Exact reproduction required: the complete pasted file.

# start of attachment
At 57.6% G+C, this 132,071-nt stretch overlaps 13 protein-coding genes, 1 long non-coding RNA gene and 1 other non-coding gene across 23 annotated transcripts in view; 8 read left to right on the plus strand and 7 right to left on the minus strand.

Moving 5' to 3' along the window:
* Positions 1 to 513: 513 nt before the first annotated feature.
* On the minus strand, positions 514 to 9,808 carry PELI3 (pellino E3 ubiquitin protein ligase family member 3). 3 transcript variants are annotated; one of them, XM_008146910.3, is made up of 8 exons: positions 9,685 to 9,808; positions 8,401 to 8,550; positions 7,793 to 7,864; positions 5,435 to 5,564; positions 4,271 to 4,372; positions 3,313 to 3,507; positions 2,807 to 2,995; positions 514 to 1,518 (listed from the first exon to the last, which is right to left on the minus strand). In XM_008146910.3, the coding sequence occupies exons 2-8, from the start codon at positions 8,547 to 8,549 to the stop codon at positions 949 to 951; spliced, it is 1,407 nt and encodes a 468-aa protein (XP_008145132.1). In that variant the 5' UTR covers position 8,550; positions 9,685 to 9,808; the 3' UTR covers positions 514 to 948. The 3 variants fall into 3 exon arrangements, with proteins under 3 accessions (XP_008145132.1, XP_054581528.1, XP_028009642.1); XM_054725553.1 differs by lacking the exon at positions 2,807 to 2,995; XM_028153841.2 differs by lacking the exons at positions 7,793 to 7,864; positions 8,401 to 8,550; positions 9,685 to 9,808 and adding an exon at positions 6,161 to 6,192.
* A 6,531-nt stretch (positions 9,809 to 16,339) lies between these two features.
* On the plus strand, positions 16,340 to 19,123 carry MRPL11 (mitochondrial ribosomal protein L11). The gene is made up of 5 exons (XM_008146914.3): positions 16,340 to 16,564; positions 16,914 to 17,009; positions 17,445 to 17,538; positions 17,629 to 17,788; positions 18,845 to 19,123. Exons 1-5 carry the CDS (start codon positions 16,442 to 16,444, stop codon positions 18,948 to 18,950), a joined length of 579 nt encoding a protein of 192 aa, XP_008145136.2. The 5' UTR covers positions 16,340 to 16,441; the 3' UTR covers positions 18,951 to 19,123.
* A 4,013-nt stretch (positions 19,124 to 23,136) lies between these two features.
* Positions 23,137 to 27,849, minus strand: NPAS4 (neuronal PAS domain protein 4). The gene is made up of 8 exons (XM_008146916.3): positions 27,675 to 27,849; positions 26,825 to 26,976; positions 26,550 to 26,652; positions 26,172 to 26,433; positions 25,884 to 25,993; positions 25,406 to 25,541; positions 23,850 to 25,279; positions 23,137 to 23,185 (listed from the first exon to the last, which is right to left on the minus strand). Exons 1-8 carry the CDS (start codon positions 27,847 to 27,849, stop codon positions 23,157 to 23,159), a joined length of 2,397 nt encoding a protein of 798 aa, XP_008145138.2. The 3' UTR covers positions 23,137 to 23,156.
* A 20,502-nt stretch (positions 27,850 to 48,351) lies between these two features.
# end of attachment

At 57.6% G+C, this 132,071-nt stretch overlaps 13 protein-coding genes, 1 long non-coding RNA gene and 1 other non-coding gene across 23 annotated transcripts in view; 8 read left to right on the plus strand and 7 right to left on the minus strand.

Moving 5' to 3' along the window:
* Positions 1 to 513: 513 nt before the first annotated feature.
* On the minus strand, positions 514 to 9,808 carry PELI3 (pellino E3 ubiquitin protein ligase family member 3). 3 transcript variants are annotated; one of them, XM_008146910.3, is made up of 8 exons: positions 9,685 to 9,808; positions 8,401 to 8,550; positions 7,793 to 7,864; positions 5,435 to 5,564; positions 4,271 to 4,372; positions 3,313 to 3,507; positions 2,807 to 2,995; positions 514 to 1,518 (listed from the first exon to the last, which is right to left on the minus strand). In XM_008146910.3, the coding sequence occupies exons 2-8, from the start codon at positions 8,547 to 8,549 to the stop codon at positions 949 to 951; spliced, it is 1,407 nt and encodes a 468-aa protein (XP_008145132.1). In that variant the 5' UTR covers position 8,550; positions 9,685 to 9,808; the 3' UTR covers positions 514 to 948. The 3 variants fall into 3 exon arrangements, with proteins under 3 accessions (XP_008145132.1, XP_054581528.1, XP_028009642.1); XM_054725553.1 differs by lacking the exon at positions 2,807 to 2,995; XM_028153841.2 differs by lacking the exons at positions 7,793 to 7,864; positions 8,401 to 8,550; positions 9,685 to 9,808 and adding an exon at positions 6,161 to 6,192.
* A 6,531-nt stretch (positions 9,809 to 16,339) lies between these two features.
* On the plus strand, positions 16,340 to 19,123 carry MRPL11 (mitochondrial ribosomal protein L11). The gene is made up of 5 exons (XM_008146914.3): positions 16,340 to 16,564; positions 16,914 to 17,009; positions 17,445 to 17,538; positions 17,629 to 17,788; positions 18,845 to 19,123. Exons 1-5 carry the CDS (start codon positions 16,442 to 16,444, stop codon positions 18,948 to 18,950), a joined length of 579 nt encoding a protein of 192 aa, XP_008145136.2. The 5' UTR covers positions 16,340 to 16,441; the 3' UTR covers positions 18,951 to 19,123.
* A 4,013-nt stretch (positions 19,124 to 23,136) lies between these two features.
* Positions 23,137 to 27,849, minus strand: NPAS4 (neuronal PAS domain protein 4). The gene is made up of 8 exons (XM_008146916.3): positions 27,675 to 27,849; positions 26,825 to 26,976; positions 26,550 to 26,652; positions 26,172 to 26,433; positions 25,884 to 25,993; positions 25,406 to 25,541; positions 23,850 to 25,279; positions 23,137 to 23,185 (listed from the first exon to the last, which is right to left on the minus strand). Exons 1-8 carry the CDS (start codon positions 27,847 to 27,849, stop codon positions 23,157 to 23,159), a joined length of 2,397 nt encoding a protein of 798 aa, XP_008145138.2. The 3' UTR covers positions 23,137 to 23,156.
* A 20,502-nt stretch (positions 27,850 to 48,351) lies between these two features.